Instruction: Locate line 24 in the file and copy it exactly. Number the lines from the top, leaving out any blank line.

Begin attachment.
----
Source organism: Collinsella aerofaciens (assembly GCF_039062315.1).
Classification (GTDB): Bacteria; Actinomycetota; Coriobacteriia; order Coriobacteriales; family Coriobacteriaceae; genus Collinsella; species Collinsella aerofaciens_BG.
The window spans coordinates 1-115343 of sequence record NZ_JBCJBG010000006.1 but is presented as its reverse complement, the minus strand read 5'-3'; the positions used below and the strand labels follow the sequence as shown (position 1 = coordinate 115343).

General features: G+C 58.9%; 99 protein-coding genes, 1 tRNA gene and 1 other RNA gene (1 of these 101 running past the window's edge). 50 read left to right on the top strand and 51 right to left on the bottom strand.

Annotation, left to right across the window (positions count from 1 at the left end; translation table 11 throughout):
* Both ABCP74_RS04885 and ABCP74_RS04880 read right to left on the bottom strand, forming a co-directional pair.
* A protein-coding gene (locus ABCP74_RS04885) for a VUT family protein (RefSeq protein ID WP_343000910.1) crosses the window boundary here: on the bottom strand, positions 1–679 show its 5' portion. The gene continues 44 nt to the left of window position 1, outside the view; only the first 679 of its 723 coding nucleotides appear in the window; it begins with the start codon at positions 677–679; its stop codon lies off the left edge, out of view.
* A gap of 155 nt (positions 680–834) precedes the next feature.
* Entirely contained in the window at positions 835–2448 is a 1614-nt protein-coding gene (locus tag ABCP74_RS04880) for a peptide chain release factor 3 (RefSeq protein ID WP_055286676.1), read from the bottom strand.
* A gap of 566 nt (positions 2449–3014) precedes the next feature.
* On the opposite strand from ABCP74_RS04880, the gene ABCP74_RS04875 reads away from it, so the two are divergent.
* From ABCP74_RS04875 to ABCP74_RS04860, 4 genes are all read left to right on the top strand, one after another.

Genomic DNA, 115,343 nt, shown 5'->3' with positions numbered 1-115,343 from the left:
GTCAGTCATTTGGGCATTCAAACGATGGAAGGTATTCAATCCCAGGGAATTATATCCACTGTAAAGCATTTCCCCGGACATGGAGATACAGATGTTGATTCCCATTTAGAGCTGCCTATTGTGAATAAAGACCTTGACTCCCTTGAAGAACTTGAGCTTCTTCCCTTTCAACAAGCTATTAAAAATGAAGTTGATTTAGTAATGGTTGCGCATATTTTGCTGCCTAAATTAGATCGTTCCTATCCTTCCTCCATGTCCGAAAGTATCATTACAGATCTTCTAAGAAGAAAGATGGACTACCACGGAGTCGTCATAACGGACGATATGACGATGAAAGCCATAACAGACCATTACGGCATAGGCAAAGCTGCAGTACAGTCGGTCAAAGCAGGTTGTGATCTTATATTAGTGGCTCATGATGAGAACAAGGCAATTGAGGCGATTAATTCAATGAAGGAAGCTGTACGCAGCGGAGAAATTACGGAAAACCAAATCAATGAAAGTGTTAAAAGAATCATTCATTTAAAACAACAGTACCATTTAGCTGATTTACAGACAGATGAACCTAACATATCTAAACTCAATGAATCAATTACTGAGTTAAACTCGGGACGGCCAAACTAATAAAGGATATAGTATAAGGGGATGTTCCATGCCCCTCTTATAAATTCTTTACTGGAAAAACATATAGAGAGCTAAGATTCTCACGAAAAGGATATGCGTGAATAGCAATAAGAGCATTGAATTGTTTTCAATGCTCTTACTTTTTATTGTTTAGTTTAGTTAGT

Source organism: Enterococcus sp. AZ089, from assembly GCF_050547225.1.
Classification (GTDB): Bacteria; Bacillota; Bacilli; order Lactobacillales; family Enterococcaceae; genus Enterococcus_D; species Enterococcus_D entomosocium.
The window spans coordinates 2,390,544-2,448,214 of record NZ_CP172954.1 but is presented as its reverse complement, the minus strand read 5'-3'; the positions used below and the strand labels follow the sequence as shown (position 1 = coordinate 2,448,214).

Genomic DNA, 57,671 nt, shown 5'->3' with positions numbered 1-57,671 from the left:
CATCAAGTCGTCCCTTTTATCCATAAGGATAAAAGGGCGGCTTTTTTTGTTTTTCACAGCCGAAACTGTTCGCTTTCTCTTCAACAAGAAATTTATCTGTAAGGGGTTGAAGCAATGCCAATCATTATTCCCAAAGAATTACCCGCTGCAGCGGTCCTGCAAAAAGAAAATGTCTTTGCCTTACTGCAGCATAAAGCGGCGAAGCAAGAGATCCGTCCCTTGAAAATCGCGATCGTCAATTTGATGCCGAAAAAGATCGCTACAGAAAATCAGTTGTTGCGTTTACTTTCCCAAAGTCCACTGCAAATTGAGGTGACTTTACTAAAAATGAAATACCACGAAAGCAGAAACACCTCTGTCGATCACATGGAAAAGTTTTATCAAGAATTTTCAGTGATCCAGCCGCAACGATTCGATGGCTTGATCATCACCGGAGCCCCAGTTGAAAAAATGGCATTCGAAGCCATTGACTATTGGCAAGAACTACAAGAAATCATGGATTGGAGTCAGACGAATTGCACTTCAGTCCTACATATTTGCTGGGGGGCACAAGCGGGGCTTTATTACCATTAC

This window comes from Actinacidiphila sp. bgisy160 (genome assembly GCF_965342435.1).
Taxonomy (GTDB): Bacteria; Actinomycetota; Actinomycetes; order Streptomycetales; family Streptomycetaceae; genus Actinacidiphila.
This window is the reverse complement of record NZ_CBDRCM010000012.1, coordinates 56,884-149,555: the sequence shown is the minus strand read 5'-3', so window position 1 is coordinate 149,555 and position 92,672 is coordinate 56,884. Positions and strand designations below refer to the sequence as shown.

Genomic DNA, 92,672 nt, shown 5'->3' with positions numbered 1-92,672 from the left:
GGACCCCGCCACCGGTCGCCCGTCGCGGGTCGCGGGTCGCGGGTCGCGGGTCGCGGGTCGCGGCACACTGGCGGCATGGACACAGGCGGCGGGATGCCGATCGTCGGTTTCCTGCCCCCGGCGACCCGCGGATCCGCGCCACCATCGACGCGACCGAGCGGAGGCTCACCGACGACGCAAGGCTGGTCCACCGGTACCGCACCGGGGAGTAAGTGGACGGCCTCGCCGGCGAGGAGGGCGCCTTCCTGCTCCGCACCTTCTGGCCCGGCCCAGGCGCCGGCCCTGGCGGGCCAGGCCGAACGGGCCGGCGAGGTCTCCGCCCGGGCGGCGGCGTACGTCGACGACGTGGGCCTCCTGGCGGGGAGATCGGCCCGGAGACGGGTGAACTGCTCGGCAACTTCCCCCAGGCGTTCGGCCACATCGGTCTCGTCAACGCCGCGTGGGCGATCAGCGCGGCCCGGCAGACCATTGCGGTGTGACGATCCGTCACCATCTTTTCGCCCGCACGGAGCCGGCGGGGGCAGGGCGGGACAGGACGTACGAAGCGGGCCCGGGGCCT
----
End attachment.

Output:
GGACCCCGCCACCGGTCGCCCGTCGCGGGTCGCGGGTCGCGGGTCGCGGGTCGCGGGTCGCGGCACACTGGCGGCATGGACACAGGCGGCGGGATGCCGATCGTCGGTTTCCTGCCCCCGGCGACCCGCGGATCCGCGCCACCATCGACGCGACCGAGCGGAGGCTCACCGACGACGCAAGGCTGGTCCACCGGTACCGCACCGGGGAGTAAGTGGACGGCCTCGCCGGCGAGGAGGGCGCCTTCCTGCTCCGCACCTTCTGGCCCGGCCCAGGCGCCGGCCCTGGCGGGCCAGGCCGAACGGGCCGGCGAGGTCTCCGCCCGGGCGGCGGCGTACGTCGACGACGTGGGCCTCCTGGCGGGGAGATCGGCCCGGAGACGGGTGAACTGCTCGGCAACTTCCCCCAGGCGTTCGGCCACATCGGTCTCGTCAACGCCGCGTGGGCGATCAGCGCGGCCCGGCAGACCATTGCGGTGTGACGATCCGTCACCATCTTTTCGCCCGCACGGAGCCGGCGGGGGCAGGGCGGGACAGGACGTACGAAGCGGGCCCGGGGCCT